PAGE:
The CD (“side three”) offers three lengthy explorations of key facets of the overall Astral Social concept, where Campbell really stretches out and lets the tape run—the rushing sound effects and buried rock of “Sun Still God,” the bristling electric juddering of “Erotic Meditation,” and the blownout space-rock (!) of “Squeegee Anthem #3.”

            Jesse Sparhawk / Eric Carbonara

            Tributes & Diatribes

            Tributes & Diatribes is the lovely second set of tracks from the entirely unusual duo of Jesse Sparhawk (38-string lever harp) and Eric Carbonara (22-string upright Chaturangui guitar, banjo, nylon string guitar). The four tracks here are restrained and unhurried, letting the elegant string flow breathe and build over each cut. Like on their debut Sixty Strings (also on VHF), there’s plenty of virtuosity, but it’s not showy and crass. These guys are more mood-builders (deep, cosmic, meditative) than doodlers. Even though Tributes & Diatribes is immediately graspable by those of us who like “our kind” of music, it really doesn’t sound like anyone else - a rare achievement. Along with the main dialogue between the two players, the arrangements are filled out with percussion by Peterson Goodwyn, giving some of the tracks an overt groove that cuts against the spiraling string notes. Beautiful.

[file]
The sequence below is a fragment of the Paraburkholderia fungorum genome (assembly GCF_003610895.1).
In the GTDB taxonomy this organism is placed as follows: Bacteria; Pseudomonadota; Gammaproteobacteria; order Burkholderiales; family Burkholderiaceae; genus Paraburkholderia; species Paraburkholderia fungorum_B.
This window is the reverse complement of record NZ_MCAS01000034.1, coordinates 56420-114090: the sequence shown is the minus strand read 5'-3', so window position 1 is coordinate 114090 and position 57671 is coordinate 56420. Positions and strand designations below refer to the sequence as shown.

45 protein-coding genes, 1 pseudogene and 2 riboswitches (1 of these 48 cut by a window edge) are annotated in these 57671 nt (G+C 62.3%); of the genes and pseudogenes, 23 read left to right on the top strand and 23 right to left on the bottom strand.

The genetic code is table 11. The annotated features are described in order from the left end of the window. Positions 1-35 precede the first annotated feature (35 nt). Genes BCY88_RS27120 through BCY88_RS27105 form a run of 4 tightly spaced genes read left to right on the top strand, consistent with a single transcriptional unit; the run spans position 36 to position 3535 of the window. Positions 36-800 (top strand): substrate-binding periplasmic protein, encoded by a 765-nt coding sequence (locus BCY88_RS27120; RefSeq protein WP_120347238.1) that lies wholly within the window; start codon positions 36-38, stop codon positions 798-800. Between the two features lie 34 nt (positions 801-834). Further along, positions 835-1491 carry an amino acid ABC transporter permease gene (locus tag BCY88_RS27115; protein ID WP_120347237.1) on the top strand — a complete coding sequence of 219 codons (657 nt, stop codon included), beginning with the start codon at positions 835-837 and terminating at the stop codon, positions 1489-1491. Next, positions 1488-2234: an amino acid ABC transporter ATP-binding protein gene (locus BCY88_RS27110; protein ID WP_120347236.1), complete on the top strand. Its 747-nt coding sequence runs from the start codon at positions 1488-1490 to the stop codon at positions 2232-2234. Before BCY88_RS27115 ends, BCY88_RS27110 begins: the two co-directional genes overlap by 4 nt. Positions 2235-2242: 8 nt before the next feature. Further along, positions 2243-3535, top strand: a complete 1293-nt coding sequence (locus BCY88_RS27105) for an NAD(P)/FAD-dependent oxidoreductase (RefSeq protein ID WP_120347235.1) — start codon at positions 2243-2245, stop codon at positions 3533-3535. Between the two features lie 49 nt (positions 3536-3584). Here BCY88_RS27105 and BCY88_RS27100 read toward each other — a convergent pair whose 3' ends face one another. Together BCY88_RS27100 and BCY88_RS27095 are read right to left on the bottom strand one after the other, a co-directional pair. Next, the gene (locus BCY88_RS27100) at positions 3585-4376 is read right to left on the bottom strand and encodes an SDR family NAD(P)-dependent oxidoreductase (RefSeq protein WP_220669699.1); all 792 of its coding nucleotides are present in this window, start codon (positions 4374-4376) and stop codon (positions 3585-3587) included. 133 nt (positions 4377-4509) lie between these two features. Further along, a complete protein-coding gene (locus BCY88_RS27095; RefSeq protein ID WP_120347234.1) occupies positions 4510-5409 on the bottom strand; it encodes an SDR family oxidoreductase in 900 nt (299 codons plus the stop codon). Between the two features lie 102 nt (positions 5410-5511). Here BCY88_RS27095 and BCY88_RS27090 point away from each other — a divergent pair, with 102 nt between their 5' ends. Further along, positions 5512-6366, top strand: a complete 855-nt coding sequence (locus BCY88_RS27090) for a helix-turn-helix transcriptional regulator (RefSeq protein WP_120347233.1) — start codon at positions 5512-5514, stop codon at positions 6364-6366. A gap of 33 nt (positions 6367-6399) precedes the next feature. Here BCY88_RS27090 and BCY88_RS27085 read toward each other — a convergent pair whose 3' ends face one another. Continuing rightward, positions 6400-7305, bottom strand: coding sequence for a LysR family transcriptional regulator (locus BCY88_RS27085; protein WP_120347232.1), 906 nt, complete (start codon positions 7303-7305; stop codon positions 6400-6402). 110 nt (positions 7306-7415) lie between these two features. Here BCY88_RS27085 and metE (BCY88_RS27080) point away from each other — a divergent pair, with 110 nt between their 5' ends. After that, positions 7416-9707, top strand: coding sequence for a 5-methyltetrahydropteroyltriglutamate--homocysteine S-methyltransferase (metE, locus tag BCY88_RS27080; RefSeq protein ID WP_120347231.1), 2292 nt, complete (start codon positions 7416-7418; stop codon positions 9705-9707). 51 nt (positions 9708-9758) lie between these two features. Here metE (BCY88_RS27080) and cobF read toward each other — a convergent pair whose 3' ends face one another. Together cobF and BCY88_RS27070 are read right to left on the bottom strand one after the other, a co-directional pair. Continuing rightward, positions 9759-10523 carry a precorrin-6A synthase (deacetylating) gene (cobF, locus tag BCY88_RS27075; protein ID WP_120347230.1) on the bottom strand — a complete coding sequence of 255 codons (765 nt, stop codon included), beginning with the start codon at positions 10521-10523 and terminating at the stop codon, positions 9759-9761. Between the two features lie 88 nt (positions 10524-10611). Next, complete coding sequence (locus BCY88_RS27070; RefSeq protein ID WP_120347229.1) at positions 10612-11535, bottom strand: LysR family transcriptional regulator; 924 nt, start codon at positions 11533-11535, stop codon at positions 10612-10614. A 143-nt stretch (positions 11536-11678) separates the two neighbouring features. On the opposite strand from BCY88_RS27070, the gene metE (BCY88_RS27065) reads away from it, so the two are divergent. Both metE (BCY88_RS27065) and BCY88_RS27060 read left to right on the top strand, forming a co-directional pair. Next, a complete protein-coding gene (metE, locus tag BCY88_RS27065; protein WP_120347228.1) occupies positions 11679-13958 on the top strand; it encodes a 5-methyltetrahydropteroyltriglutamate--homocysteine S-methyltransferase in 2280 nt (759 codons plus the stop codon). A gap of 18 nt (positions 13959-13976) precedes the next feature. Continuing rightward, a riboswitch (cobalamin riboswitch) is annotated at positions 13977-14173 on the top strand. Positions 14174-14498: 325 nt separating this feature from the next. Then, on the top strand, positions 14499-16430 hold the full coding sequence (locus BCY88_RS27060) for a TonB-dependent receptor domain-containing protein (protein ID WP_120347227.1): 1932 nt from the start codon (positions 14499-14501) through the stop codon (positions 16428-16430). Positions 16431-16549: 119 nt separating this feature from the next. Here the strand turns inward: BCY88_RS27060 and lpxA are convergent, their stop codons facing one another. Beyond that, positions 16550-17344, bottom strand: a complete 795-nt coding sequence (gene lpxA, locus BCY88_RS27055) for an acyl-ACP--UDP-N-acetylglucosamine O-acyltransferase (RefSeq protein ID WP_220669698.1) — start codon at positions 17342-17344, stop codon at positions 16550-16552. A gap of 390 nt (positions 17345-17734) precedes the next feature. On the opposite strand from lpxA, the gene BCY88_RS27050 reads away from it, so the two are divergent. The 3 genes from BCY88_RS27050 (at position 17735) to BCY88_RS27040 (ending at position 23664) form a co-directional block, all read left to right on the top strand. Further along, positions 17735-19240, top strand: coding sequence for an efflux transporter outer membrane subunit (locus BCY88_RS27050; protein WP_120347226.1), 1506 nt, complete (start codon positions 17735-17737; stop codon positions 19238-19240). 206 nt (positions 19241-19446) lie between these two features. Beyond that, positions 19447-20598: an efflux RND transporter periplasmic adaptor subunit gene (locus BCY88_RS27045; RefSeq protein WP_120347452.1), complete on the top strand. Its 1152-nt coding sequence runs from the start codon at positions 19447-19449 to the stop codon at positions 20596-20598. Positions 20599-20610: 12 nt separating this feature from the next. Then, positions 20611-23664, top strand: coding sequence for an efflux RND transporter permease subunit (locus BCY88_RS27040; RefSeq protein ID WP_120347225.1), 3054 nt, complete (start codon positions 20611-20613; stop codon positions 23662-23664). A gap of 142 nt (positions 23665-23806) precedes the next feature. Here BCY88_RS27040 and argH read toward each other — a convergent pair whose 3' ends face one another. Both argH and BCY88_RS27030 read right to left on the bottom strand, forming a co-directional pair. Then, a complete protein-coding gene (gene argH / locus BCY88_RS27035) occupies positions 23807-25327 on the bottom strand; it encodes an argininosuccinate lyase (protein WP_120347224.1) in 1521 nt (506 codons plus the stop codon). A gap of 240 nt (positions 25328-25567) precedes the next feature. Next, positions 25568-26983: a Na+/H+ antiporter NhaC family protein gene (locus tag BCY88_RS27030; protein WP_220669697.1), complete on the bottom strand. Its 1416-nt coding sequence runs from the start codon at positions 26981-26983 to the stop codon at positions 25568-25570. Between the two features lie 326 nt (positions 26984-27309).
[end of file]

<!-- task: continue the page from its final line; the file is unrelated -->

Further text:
TRACK LISTING

            1. Alemu
            2. Yellow Bird
            3. Twilight Lamento
            4. Hitch And Herrman

            Spiral Joy Band

            Wake Of The Dying Sun King

              "Wake Of The Dying Sun King" is the second full-length of epic meditative drone from this South Western Virginia collective. Like Pelt (with whom it shares several members), Spiral Joy Band uses mostly acoustic instruments to create slow, building pieces rich with human detail. The steady rolling of multiple Tibetan bowls, bowed and struck gongs, hypnotic fiddle, sruti box, and other instruments are recorded live in continuous performances that frequently stretch beyond an hour per piece. The performance aspect is key to Spiral Joy Band's aura - the variations in approach, force, etc. with which each tone is played, and the clear, open recording (mostly in Blacksburg's Glade baptist church) highlight the subtleties of the music.

              Spiral Joy Band

              Lullabies For Jeff Dean

                This long running but until-now-undocumented Virginia group was founded in 2001 by Pelt members Mikel Dimmick and Mike Gangloff with Karl Precoda (Last Days Of May, The Dream Syndicate). Their debut CD concentrates on live performances featuring marathon, unorthodox drone treaties for acoustic instruments, including tibetan singing bowl, gong, sruti, and esraj. The bowed, rolled, and (usually) gently struck metal percussion anchors the sound with rich, resonating tones. The music is a cousin to Pelt's explorations. "Lullaby 1" is built almost entirely on the gongs and bowls, a slowly building narcoleptic trip. The forty-one-minute epic "Lullaby 2" begins with Gangloff on esraj, building up a trance before the shenais and sharply struck gongs take over at the climax of the piece. "Lullaby 3" throws some surprisingly melodic and active piano into the mix, evoking a long-form version of Popol Vuh's "Die Nacht Der Seele".